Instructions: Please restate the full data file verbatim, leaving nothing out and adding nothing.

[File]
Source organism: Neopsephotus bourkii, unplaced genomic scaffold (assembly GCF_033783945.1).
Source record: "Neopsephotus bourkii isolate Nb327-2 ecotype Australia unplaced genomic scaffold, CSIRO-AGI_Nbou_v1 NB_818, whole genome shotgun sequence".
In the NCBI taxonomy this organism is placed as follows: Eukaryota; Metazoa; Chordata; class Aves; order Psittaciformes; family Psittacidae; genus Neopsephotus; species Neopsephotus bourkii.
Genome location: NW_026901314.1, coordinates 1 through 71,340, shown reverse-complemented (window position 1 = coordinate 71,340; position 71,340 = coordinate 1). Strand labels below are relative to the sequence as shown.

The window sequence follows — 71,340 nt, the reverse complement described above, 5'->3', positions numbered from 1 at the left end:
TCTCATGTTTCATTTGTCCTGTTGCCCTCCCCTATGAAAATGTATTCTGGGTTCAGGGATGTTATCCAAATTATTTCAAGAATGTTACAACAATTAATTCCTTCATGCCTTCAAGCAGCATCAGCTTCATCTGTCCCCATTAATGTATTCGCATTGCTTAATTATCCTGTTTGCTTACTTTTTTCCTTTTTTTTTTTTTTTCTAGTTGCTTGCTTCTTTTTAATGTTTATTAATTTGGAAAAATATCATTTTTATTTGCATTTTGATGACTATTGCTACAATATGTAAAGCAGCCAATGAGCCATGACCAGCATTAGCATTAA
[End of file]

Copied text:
Source organism: Neopsephotus bourkii, unplaced genomic scaffold (assembly GCF_033783945.1).
Source record: "Neopsephotus bourkii isolate Nb327-2 ecotype Australia unplaced genomic scaffold, CSIRO-AGI_Nbou_v1 NB_818, whole genome shotgun sequence".
In the NCBI taxonomy this organism is placed as follows: Eukaryota; Metazoa; Chordata; class Aves; order Psittaciformes; family Psittacidae; genus Neopsephotus; species Neopsephotus bourkii.
Genome location: NW_026901314.1, coordinates 1 through 71,340, shown reverse-complemented (window position 1 = coordinate 71,340; position 71,340 = coordinate 1). Strand labels below are relative to the sequence as shown.

The window sequence follows — 71,340 nt, the reverse complement described above, 5'->3', positions numbered from 1 at the left end:
TCTCATGTTTCATTTGTCCTGTTGCCCTCCCCTATGAAAATGTATTCTGGGTTCAGGGATGTTATCCAAATTATTTCAAGAATGTTACAACAATTAATTCCTTCATGCCTTCAAGCAGCATCAGCTTCATCTGTCCCCATTAATGTATTCGCATTGCTTAATTATCCTGTTTGCTTACTTTTTTCCTTTTTTTTTTTTTTTCTAGTTGCTTGCTTCTTTTTAATGTTTATTAATTTGGAAAAATATCATTTTTATTTGCATTTTGATGACTATTGCTACAATATGTAAAGCAGCCAATGAGCCATGACCAGCATTAGCATTAA